Huawei Technologies is known to be working on a new operating system, called Hongmeng, but the firm has insisted that it is not a replacement for Android.
ICT Industry

Huawei refuses to confirm Android replacement

Huawei Technologies is known to be working on a new operating system, called Hongmeng, but the firm has insisted that it is not a replacement for Android.

Huawei’s use of Android for its smartphone range has been in doubt ever since President Donald Trump signed an executive order in May that saw Huawei placed on an ‘entity list’ that prevents US companies from exporting products to it.

Following that, Google announced it was cutting off Huawei’s access to some Android software and services.

Hongmeng OS

Google had said in May that users of existing Huawei devices, including those already sold or in stock globally, would continue to be able to access Google Play and Google Play Protect security services.

Huawei hinted that it had an alternative OS under wraps that it was still developing.
Huawei hinted that it had an alternative OS under wraps that it was still developing.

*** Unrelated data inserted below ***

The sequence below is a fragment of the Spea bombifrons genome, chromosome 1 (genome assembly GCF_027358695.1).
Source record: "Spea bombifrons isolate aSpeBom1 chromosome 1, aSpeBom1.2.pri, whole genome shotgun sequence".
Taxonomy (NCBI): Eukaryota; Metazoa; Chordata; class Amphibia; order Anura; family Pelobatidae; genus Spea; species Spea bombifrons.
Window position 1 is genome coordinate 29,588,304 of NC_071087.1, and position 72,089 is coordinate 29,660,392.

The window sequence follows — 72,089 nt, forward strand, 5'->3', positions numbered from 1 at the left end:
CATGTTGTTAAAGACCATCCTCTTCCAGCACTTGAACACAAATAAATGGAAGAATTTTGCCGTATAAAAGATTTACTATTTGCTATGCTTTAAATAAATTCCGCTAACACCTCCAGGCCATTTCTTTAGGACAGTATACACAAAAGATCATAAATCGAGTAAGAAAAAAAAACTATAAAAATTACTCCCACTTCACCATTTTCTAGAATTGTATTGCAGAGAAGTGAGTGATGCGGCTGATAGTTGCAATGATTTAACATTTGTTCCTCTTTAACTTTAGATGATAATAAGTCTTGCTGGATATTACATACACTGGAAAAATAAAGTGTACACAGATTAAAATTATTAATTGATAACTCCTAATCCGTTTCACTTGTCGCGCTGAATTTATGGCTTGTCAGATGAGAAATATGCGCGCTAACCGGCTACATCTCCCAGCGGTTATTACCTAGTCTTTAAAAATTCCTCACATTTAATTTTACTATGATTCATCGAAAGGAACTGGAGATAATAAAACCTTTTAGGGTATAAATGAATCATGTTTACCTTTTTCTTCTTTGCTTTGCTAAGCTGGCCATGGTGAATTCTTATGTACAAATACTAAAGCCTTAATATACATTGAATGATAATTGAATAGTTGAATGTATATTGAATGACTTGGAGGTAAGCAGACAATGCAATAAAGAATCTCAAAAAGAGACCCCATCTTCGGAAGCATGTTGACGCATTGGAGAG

But the blacklist meant that future Huawei devices could be barred from using Google’s commercial version of Android, as well as losing access to the Google Play store and popular Google Android apps such as Gmail, Chrome and Google Maps.

Huawei hinted that it had an alternative OS under wraps that it was still developing. And in June Huawei applied for patents to trademark its “Hongmeng” operating system (OS) in at least nine countries and Europe.

A Huawei executive was also quoted as telling German newspaper Die Welt that Huawei has a back-up OS in case it is cut off from US-made software.

Huawei was known to be developing a Kirin OS a few years ago.

Industrial OS

But now the firm is saying the operating system it is building is being designed for industrial use rather than as a direct Android replacement, state media agency Xinhua reported.

Huawei board member and senior VP Catherine Chen reportedly said that Hongmeng is not for smartphones and the company intends to continue to use Google’s Android operating system for its smartphones.

Chen was quoted as saying that while an operating system for smartphones usually contains dozens of millions of lines of codes, Hongmeng contains much fewer – in the quantity of hundreds of thousands – and therefore very secure.

The Hongmeng system also has extremely low latency compared with a smartphone operating system, she reportedly added.

Last week American lawmakers reacted against attempts by President Donald Trump to ease the blacklisting of Huawei.

Members of the US Senate and House of Representatives introduced bills to keep tight restrictions on Huawei.